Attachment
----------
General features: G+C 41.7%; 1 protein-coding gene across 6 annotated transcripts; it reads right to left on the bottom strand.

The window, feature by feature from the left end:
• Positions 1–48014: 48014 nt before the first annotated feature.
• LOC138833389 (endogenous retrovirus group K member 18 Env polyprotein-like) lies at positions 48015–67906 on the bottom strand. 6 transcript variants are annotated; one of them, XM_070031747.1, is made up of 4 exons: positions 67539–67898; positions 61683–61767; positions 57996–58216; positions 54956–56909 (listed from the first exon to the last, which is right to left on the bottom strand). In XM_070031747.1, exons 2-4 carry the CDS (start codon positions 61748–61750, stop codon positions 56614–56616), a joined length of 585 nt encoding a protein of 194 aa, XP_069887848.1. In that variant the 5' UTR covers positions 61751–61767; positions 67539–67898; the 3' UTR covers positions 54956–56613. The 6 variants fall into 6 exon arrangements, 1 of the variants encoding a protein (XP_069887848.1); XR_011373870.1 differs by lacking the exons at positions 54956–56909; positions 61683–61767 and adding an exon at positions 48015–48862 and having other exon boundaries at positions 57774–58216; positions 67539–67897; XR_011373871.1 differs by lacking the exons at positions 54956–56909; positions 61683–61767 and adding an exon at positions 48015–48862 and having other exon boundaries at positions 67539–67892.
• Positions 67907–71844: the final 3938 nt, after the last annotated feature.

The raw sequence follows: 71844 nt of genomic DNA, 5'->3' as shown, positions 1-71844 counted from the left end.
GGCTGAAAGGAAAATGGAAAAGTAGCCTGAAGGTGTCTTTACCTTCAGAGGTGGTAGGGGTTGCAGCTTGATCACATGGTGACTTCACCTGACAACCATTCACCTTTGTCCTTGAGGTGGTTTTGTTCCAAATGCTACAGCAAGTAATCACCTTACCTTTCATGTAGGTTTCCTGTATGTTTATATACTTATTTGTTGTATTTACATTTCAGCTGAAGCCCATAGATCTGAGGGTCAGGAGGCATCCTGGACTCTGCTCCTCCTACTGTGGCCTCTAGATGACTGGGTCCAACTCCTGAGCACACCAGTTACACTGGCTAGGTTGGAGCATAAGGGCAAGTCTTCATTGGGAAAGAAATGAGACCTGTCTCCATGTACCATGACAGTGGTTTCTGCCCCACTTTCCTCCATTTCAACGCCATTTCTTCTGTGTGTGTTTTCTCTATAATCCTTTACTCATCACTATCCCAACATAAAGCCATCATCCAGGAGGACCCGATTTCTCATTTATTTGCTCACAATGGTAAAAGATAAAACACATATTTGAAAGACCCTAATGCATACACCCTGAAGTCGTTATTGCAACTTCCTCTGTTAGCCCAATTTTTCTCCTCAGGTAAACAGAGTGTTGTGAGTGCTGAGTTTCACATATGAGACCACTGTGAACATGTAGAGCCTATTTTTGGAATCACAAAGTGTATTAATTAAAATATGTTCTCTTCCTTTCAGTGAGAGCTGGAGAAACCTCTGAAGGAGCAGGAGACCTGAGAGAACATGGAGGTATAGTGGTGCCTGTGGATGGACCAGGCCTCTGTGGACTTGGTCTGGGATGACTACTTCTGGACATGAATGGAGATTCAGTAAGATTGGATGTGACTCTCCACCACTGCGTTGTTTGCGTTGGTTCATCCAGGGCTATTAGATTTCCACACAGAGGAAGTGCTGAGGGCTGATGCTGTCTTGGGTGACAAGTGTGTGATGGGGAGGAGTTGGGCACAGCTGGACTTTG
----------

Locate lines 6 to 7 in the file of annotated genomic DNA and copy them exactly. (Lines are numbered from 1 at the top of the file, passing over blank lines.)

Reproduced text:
The raw sequence follows: 71844 nt of genomic DNA, 5'->3' as shown, positions 1-71844 counted from the left end.
GGCTGAAAGGAAAATGGAAAAGTAGCCTGAAGGTGTCTTTACCTTCAGAGGTGGTAGGGGTTGCAGCTTGATCACATGGTGACTTCACCTGACAACCATTCACCTTTGTCCTTGAGGTGGTTTTGTTCCAAATGCTACAGCAAGTAATCACCTTACCTTTCATGTAGGTTTCCTGTATGTTTATATACTTATTTGTTGTATTTACATTTCAGCTGAAGCCCATAGATCTGAGGGTCAGGAGGCATCCTGGACTCTGCTCCTCCTACTGTGGCCTCTAGATGACTGGGTCCAACTCCTGAGCACACCAGTTACACTGGCTAGGTTGGAGCATAAGGGCAAGTCTTCATTGGGAAAGAAATGAGACCTGTCTCCATGTACCATGACAGTGGTTTCTGCCCCACTTTCCTCCATTTCAACGCCATTTCTTCTGTGTGTGTTTTCTCTATAATCCTTTACTCATCACTATCCCAACATAAAGCCATCATCCAGGAGGACCCGATTTCTCATTTATTTGCTCACAATGGTAAAAGATAAAACACATATTTGAAAGACCCTAATGCATACACCCTGAAGTCGTTATTGCAACTTCCTCTGTTAGCCCAATTTTTCTCCTCAGGTAAACAGAGTGTTGTGAGTGCTGAGTTTCACATATGAGACCACTGTGAACATGTAGAGCCTATTTTTGGAATCACAAAGTGTATTAATTAAAATATGTTCTCTTCCTTTCAGTGAGAGCTGGAGAAACCTCTGAAGGAGCAGGAGACCTGAGAGAACATGGAGGTATAGTGGTGCCTGTGGATGGACCAGGCCTCTGTGGACTTGGTCTGGGATGACTACTTCTGGACATGAATGGAGATTCAGTAAGATTGGATGTGACTCTCCACCACTGCGTTGTTTGCGTTGGTTCATCCAGGGCTATTAGATTTCCACACAGAGGAAGTGCTGAGGGCTGATGCTGTCTTGGGTGACAAGTGTGTGATGGGGAGGAGTTGGGCACAGCTGGACTTTG